Have your baby checked right away if a provider did not examine your baby shortly after birth, and you suspect your baby has:
A small head
Other symptoms of congenital CMV
If your baby has congenital CMV, it is important to follow your provider's recommendations for well-baby examinations. That way, any growth and development problems can be identified early and treated promptly.
Cytomegalovirus is almost everywhere in the environment. The U.S. Centers for Disease Control and Prevention (CDC) recommend the following steps to reduce the spread of CMV:
Wash hands with soap and water after touching diapers or saliva.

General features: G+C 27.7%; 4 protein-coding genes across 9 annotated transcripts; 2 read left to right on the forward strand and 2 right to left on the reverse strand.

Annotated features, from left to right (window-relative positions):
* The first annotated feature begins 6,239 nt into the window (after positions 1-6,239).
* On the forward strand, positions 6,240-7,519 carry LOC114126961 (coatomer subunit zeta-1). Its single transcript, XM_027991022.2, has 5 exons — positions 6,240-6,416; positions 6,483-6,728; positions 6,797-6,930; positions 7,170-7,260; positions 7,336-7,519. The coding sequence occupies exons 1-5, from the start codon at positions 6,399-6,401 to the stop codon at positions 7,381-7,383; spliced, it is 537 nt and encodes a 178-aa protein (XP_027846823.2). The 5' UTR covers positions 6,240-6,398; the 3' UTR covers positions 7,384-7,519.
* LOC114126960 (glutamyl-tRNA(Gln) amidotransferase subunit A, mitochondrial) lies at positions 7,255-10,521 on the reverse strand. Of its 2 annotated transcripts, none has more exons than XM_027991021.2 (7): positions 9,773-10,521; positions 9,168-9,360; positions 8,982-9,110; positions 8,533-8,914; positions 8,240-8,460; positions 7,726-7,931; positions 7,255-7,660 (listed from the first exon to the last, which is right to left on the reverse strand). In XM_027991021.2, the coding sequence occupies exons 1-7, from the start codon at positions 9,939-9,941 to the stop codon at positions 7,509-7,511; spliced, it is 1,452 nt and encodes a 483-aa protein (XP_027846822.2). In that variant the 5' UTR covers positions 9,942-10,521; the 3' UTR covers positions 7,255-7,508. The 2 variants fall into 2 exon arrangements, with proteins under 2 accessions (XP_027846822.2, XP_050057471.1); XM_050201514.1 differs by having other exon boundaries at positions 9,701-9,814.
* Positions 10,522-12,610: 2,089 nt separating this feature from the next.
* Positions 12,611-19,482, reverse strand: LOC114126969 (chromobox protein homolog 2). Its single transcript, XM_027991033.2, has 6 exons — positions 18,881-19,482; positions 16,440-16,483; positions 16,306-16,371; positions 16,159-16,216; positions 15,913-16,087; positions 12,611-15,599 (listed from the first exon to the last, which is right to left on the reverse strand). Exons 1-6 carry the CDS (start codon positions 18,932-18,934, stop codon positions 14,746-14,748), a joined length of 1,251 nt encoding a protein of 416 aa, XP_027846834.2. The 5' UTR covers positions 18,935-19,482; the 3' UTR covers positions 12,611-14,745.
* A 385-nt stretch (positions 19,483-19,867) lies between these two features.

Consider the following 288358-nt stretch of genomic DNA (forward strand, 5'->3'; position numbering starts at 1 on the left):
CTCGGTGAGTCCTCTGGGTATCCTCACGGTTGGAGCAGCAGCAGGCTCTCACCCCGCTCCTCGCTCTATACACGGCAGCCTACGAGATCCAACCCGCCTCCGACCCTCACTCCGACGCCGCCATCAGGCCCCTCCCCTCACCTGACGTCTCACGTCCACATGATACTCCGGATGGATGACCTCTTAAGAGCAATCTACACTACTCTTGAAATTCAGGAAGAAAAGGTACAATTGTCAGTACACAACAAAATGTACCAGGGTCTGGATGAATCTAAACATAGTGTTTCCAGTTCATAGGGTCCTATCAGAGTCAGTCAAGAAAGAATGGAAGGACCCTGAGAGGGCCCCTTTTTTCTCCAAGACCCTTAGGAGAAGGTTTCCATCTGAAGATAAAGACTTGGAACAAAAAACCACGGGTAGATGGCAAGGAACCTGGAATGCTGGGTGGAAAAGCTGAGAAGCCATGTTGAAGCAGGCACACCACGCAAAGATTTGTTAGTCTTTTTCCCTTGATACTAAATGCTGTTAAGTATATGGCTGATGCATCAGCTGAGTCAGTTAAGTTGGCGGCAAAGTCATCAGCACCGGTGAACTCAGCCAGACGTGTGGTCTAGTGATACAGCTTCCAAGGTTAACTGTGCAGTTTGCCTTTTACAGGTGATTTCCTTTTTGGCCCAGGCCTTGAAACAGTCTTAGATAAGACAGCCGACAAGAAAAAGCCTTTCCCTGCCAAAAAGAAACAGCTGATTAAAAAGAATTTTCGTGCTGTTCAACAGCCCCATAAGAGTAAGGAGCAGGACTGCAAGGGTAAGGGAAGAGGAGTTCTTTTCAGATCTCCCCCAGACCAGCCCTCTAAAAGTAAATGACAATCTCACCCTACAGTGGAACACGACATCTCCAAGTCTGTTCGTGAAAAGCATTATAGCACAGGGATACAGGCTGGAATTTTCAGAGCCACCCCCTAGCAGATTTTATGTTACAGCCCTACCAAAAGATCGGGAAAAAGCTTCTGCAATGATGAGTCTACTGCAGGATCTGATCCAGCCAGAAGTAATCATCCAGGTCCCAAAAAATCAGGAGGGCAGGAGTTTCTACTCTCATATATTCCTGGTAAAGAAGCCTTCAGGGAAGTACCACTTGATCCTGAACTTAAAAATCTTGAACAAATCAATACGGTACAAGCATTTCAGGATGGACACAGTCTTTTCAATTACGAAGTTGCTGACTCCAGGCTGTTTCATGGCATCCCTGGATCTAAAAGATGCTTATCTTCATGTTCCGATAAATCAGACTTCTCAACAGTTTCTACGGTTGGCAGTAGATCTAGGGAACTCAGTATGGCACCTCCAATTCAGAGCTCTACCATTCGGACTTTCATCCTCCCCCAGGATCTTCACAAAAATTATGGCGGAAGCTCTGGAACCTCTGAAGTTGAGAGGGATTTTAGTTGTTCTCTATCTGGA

Avoid kissing children under the age of 6 on the mouth or cheek.
Do not share food, drinks, or eating utensils with young children.
Pregnant women working in a day care center should work with children older than age 2½.
Crumpacker CS II. Cytomegalovirus (CMV). In: Mandell GL, Bennett JE, Dolin R, eds. Principles and Practice of Infectious Diseases. 8th ed. Philadelphia, PA: Elsevier Churchill Livingstone; 2014:chap 140.
Swanson EC. Congenital cytomegalovirus infection: new prospects for prevention and therapy. Pediatr Clin North Am. 2013 April 1; 60(2):335-349.
Neil K. Kaneshiro, MD, MHA, Clinical Assistant Professor of Pediatrics, University of Washington School of Medicine, Seattle, WA. Also reviewed by David Zieve, MD, MHA, Isla Ogilvie, PhD, and the A.D.A.M. Editorial team.